The artwork produced, inspired by the space, symbolism and the inhabitants’ existence, invited visitors to the house to investigate and explore the spaces, interacting with installations that will have a human connection inspired by the lives of the inhabitants and building.

Matt Wright photospherical travelling exhibition

Matt Wright, a 360º photographer, utilised high definition imagery to create sculptures inspired by eight of the country’s most iconic sites Pentre Ifan, Blaenavon Ironworks, Tintern Abbey, Porthgain, Valle Crucis Abbey, Din Lligwy Hut Group on Anglesey and Raglan Castle.
Matt's photospherical sculptures appeared at Cadw sites across Wales throughout August and September 2014. The final sculptures and resulting documentation will then form a touring exhibition supported by the Arts Council of Wales and Welsh Government to be launched at the Wales Millennium Centre in June 2015.

  

Lucy Harvey at Valle Crucis Abbey

In 2013, contemporary maker Lucy Harvey was appointed as artist in residence at Valle Crucis Abbey, Llangollen.

Lucy, from Manchester, originally trained as a jeweller but she now uses her passion for the intricate to create detailed artefacts. During the residency she researched and responded to the legacy of making and repair across the abbey and within the wider context of Welsh culture, inspiring new perceptions of the site and connecting its heritage with the contemporary landscape.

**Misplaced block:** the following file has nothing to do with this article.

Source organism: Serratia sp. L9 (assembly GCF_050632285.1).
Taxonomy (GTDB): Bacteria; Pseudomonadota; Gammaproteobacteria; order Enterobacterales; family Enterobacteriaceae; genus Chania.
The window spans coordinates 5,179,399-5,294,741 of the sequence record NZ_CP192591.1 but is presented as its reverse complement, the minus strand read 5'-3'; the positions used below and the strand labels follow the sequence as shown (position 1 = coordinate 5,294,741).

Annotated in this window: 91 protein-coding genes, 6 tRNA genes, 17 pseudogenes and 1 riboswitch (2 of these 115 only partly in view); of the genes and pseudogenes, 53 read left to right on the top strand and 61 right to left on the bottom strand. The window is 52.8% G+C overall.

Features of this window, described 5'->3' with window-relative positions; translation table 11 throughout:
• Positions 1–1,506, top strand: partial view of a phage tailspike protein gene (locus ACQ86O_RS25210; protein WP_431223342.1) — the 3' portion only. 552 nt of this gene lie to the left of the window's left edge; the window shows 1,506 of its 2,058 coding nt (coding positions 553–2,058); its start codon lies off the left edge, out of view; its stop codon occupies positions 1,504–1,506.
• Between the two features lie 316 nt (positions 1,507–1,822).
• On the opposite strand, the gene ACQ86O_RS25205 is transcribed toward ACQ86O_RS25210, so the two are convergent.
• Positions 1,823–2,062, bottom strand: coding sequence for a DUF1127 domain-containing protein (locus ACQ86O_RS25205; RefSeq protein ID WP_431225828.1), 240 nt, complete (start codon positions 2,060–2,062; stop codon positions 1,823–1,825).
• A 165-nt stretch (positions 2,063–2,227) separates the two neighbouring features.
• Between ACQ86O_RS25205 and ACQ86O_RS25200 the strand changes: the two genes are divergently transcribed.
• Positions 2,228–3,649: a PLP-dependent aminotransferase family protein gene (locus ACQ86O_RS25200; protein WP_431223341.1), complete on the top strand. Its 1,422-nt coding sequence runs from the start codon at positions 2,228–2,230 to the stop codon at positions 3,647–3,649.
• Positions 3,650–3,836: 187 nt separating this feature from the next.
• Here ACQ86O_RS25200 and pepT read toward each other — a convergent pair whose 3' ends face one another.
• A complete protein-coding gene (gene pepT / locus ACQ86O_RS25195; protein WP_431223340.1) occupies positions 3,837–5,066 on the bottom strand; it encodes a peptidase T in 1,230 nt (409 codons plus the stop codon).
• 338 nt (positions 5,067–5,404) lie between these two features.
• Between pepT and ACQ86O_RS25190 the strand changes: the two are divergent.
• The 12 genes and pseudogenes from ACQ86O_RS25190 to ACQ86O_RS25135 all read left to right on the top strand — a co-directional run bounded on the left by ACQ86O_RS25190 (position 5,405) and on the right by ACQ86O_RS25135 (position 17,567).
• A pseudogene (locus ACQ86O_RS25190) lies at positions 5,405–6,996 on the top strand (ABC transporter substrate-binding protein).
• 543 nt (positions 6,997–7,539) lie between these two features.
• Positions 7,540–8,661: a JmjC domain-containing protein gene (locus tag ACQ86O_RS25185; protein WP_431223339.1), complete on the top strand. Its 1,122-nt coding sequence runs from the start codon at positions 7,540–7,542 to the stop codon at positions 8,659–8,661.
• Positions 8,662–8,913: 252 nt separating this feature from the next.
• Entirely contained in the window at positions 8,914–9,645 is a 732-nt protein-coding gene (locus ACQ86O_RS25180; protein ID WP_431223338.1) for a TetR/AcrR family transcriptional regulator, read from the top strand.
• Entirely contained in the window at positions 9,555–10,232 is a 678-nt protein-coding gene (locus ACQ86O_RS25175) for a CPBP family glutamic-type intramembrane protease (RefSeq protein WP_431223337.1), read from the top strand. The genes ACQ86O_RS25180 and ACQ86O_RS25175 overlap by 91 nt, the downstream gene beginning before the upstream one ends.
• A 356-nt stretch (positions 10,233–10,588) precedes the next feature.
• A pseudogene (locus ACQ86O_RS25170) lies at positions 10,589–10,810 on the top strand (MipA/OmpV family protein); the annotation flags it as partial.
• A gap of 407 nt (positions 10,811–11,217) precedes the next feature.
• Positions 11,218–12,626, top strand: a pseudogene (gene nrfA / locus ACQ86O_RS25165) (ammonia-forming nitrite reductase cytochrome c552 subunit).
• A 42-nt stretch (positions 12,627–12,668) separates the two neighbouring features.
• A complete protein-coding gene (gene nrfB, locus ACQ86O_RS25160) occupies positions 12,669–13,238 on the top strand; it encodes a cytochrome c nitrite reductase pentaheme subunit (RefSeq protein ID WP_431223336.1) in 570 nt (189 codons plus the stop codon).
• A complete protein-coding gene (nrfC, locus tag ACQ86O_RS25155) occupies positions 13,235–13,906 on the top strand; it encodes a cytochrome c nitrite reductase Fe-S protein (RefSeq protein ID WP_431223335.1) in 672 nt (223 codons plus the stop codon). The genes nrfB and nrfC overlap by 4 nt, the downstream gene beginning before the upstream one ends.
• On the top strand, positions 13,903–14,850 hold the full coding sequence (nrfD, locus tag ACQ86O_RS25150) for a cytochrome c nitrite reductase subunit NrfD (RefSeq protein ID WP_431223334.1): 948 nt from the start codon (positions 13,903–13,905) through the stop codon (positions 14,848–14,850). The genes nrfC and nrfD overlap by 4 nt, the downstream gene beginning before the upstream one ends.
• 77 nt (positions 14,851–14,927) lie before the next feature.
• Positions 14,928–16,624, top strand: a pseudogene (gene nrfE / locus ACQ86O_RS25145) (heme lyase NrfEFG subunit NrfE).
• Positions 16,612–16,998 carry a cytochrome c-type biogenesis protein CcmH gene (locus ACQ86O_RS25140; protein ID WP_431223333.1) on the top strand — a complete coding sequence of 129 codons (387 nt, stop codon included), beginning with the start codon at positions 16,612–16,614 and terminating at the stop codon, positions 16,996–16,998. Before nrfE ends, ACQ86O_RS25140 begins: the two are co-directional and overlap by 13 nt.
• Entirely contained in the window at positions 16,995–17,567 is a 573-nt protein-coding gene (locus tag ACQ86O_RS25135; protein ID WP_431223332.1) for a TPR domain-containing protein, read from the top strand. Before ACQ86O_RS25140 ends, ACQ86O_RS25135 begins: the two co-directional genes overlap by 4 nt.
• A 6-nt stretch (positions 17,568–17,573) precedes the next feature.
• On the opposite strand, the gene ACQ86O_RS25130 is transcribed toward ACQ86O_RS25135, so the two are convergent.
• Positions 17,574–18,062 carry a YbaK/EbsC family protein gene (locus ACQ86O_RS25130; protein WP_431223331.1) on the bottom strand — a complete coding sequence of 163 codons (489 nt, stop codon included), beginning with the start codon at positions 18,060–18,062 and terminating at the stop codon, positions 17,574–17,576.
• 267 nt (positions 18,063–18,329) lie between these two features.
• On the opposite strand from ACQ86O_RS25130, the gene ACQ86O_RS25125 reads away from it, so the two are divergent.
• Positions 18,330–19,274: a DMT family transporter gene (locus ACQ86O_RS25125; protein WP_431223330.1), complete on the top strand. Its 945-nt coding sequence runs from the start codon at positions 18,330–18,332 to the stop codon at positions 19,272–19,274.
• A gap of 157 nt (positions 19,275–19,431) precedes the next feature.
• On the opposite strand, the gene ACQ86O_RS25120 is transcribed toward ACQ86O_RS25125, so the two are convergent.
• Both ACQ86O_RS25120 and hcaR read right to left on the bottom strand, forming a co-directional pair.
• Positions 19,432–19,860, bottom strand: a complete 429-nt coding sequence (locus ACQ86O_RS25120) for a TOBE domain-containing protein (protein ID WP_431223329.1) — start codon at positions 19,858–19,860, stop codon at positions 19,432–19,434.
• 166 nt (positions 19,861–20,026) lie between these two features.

By discovering her work, installed in nooks and crannies, visitors were invited to look more closely at the craftsmanship and repair which is visible all around the ruins. Lucy said, 'I’ve used a mixture of fancy gilt metals and more austere materials such as slate because I was interested in the changing attitudes to decoration at the abbey. The Cistercian monks weren’t meant to have such extravagances but they did, and of course, even today we are drawn to decorative things.'

An exhibition and video of Lucy’s work is now available on display in the Summer House at Valle Crucis.